Format

Send to

Choose Destination
See comment in PubMed Commons below
Am J Public Health. 2006 Apr;96(4):734-9. Epub 2006 Mar 14.

Obesity and risk for death due to motor vehicle crashes.

Author information

1
Injury Research Center and Dept of Family and Community Medicine, Medical College of Wisconsin, 8701 Watertown Plank Rd, Milwaukee, WI 53226, USA. szhu@mcw.edu

Abstract

OBJECTIVES:

We examined the role of body mass index (BMI) and other factors in driver deaths within 30 days after motor vehicle crashes.

METHODS:

We collected data for 22 107 drivers aged 16 years and older who were involved in motor vehicle crashes from the Crashworthiness Data System of the National Automotive Sampling System (1997-2001). We used logistic regression and adjusted for confounding factors to analyze associations between BMI and driver fatality and the associations between BMI and gender, age, seatbelt use, type of collision, airbag deployment, and change in velocity during a crash.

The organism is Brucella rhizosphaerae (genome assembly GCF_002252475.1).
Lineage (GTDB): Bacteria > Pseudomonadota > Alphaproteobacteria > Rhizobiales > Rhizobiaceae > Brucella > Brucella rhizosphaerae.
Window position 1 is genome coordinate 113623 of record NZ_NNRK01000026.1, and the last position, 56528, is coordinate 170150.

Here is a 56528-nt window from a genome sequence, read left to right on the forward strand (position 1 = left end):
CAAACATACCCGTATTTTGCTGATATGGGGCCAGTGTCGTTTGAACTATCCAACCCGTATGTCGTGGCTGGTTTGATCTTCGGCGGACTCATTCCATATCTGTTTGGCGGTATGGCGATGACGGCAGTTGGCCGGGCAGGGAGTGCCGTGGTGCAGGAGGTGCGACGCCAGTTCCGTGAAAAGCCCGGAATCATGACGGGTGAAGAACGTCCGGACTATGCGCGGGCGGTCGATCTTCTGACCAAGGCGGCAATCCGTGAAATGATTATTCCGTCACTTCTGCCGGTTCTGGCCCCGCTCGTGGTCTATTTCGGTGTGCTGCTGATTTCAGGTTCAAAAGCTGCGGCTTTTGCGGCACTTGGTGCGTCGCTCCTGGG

RESULTS:

The fatality rate was 0.87% (95% confidence interval [CI]=0.50, 1.24) among men and 0.43% (95% CI=0.31, 0.56) among women involved as drivers in motor vehicle crashes. Risk for death increased significantly at both ends of the BMI continuum among men but not among women (P<.05). The association between BMI and male fatality increased significantly with a change in velocity and was modified by the type of collision, but it did not differ by age, seatbelt use, or airbag deployment.

CONCLUSIONS:

The increased risk for death due to motor vehicle crashes among obese men may have important implications for traffic safety and motor vehicle design.

PMID:
16537660
PMCID:
PMC1470534
DOI:
10.2105/AJPH.2004.058156
[Indexed for MEDLINE]
Free PMC Article
PubMed Commons home

PubMed Commons

0 comments
How to join PubMed Commons

    Supplemental Content

    Full text links

    Icon for Atypon Icon for PubMed Central
    Loading ...
    Support Center